Japanese Carved Cane
A California man hopes the Japanese characters on this hand-carved cane will unlock the mysteries of his family’s past.
The cane belonged to his grandparents who were sent to an Arizona relocation camp after Pearl Harbor. He can’t read the words carved into the cane, and his grandparents have passed away.
He asks History Detectives to uncover the story behind this cane.
An interpreter translates the Japanese words. A curator of art from Japanese internment camps places this cane into the tradition of “gaman” – the art of living with the unbearable.
The investigation unravels a surprising clue about the cane’s original owner.
Hirasaki National Resource Center at The Japanese American National Museum LA
369 East First Street
Los Angeles, CA
Gila River Camp
- Also with Tukufu Zuberi Vicksburg Map Could this mysterious map have been at the front lines of one of the most explosive battles of the Civil War?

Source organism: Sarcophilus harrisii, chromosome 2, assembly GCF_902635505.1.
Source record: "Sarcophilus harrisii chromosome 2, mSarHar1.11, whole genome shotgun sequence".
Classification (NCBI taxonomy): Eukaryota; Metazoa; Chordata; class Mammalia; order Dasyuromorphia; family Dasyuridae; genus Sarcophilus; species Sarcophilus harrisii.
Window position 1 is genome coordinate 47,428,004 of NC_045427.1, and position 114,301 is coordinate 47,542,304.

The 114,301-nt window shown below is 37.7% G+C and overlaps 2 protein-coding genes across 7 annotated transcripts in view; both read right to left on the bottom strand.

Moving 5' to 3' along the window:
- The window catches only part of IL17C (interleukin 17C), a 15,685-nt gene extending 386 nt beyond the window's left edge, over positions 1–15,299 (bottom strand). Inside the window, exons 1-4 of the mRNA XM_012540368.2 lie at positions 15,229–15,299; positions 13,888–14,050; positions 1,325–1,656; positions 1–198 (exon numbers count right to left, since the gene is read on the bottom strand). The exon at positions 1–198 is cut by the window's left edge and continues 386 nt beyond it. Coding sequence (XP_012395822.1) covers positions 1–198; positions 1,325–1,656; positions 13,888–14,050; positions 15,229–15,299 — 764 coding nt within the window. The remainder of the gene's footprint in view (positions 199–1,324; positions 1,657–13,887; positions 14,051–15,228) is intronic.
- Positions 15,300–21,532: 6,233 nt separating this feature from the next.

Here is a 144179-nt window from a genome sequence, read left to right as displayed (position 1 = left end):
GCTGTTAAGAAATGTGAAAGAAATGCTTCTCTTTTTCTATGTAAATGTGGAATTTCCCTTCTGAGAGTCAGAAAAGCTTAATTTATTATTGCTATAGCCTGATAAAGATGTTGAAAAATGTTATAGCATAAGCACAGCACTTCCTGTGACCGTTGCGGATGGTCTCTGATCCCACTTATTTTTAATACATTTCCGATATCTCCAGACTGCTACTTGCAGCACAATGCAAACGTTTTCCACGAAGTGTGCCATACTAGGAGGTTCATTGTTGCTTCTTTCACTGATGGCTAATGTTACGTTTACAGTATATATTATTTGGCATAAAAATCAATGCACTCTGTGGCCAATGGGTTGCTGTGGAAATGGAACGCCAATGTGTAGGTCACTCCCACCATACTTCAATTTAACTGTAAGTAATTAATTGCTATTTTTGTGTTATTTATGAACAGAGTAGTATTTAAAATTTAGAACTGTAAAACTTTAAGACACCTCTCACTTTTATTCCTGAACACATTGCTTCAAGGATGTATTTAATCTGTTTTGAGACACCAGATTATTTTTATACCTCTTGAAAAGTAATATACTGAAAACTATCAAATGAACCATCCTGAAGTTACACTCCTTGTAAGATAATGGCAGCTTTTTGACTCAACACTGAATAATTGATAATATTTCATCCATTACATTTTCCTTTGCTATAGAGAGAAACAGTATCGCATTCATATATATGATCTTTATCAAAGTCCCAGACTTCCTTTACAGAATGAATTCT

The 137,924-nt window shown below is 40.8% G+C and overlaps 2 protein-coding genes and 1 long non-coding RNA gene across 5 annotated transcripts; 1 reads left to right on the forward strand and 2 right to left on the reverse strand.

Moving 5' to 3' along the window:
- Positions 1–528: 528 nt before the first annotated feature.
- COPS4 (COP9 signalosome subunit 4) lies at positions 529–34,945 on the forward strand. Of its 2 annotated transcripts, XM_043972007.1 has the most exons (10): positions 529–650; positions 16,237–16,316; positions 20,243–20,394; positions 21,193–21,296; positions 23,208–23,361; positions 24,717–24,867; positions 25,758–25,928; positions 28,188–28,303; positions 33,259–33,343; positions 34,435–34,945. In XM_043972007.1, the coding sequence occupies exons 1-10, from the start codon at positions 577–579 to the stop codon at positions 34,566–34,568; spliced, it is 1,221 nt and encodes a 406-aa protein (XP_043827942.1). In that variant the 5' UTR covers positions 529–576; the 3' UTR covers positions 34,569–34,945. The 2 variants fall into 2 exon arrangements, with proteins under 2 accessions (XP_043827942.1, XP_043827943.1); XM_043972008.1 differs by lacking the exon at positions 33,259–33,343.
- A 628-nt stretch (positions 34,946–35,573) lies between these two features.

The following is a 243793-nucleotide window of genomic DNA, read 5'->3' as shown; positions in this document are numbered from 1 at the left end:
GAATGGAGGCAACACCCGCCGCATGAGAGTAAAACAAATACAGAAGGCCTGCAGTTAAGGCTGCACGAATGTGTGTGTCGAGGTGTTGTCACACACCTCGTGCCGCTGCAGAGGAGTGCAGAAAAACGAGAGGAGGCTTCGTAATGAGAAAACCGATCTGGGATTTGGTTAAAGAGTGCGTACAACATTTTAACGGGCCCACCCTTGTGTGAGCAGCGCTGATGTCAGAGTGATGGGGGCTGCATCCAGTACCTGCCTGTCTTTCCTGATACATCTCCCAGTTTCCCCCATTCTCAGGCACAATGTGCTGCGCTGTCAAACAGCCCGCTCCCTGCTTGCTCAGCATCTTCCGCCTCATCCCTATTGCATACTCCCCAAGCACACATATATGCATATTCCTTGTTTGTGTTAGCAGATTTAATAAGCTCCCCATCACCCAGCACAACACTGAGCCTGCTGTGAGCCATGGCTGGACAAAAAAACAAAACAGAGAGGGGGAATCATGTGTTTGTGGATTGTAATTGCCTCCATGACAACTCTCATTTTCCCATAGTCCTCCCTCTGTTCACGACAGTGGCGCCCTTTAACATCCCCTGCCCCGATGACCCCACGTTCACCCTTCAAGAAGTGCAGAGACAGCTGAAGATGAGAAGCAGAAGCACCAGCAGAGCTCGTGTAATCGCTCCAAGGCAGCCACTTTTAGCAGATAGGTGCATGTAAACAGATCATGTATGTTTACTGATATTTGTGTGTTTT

- Also in Depression and WWII: 1929-1945 Texas POW Camp Was this small town in Texas the home of a WWII POW camp?
- Also in Depression and WWII: 1929-1945 Lindbergh-Sikorsky Fabric How do the signatures on this patch of fabric connect Charles Lindbergh to another first in flight?
- Also in Depression and WWII: 1929-1945 Duke Ellington Plates What is the story behind the printing plates for this famous Jazz song?
- Also with Tukufu Zuberi Spanish Civil War Eulogy What can this faded document tell about a US volunteer fighting in another country’s civil war?
- Also with Tukufu Zuberi Transatlantic Cable How did this twisted fragment of metal spark a communications revolution?
This is a place for opinions, comments, questions and discussion; a place where viewers of History Detectives can express their points of view and connect with others who value history. We ask that posters be polite and respectful of all opinions. History Detectives reserves the right to delete comments that don’t conform to this conduct. We will not respond to every post, but will do our best to answer specific questions, or address an error.